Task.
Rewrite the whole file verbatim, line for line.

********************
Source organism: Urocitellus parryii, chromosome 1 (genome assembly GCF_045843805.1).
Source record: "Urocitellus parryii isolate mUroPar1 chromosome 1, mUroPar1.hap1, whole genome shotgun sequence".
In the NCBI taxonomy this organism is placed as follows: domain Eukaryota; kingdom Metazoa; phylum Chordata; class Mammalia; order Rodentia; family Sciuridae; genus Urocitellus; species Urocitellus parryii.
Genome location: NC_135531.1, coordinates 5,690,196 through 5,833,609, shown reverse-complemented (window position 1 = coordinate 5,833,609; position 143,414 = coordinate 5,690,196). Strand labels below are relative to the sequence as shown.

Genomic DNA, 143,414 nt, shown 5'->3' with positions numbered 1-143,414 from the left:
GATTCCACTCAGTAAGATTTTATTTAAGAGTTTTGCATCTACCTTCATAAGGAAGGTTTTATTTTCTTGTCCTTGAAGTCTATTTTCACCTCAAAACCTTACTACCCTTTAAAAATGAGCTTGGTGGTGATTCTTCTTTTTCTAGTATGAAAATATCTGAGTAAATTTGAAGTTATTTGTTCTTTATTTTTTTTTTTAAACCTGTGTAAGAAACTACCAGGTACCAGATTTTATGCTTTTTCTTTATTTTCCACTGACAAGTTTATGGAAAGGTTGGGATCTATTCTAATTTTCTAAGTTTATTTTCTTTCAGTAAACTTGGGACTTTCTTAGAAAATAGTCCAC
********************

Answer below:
Source organism: Urocitellus parryii, chromosome 1 (genome assembly GCF_045843805.1).
Source record: "Urocitellus parryii isolate mUroPar1 chromosome 1, mUroPar1.hap1, whole genome shotgun sequence".
In the NCBI taxonomy this organism is placed as follows: domain Eukaryota; kingdom Metazoa; phylum Chordata; class Mammalia; order Rodentia; family Sciuridae; genus Urocitellus; species Urocitellus parryii.
Genome location: NC_135531.1, coordinates 5,690,196 through 5,833,609, shown reverse-complemented (window position 1 = coordinate 5,833,609; position 143,414 = coordinate 5,690,196). Strand labels below are relative to the sequence as shown.

Genomic DNA, 143,414 nt, shown 5'->3' with positions numbered 1-143,414 from the left:
GATTCCACTCAGTAAGATTTTATTTAAGAGTTTTGCATCTACCTTCATAAGGAAGGTTTTATTTTCTTGTCCTTGAAGTCTATTTTCACCTCAAAACCTTACTACCCTTTAAAAATGAGCTTGGTGGTGATTCTTCTTTTTCTAGTATGAAAATATCTGAGTAAATTTGAAGTTATTTGTTCTTTATTTTTTTTTTTAAACCTGTGTAAGAAACTACCAGGTACCAGATTTTATGCTTTTTCTTTATTTTCCACTGACAAGTTTATGGAAAGGTTGGGATCTATTCTAATTTTCTAAGTTTATTTTCTTTCAGTAAACTTGGGACTTTCTTAGAAAATAGTCCAC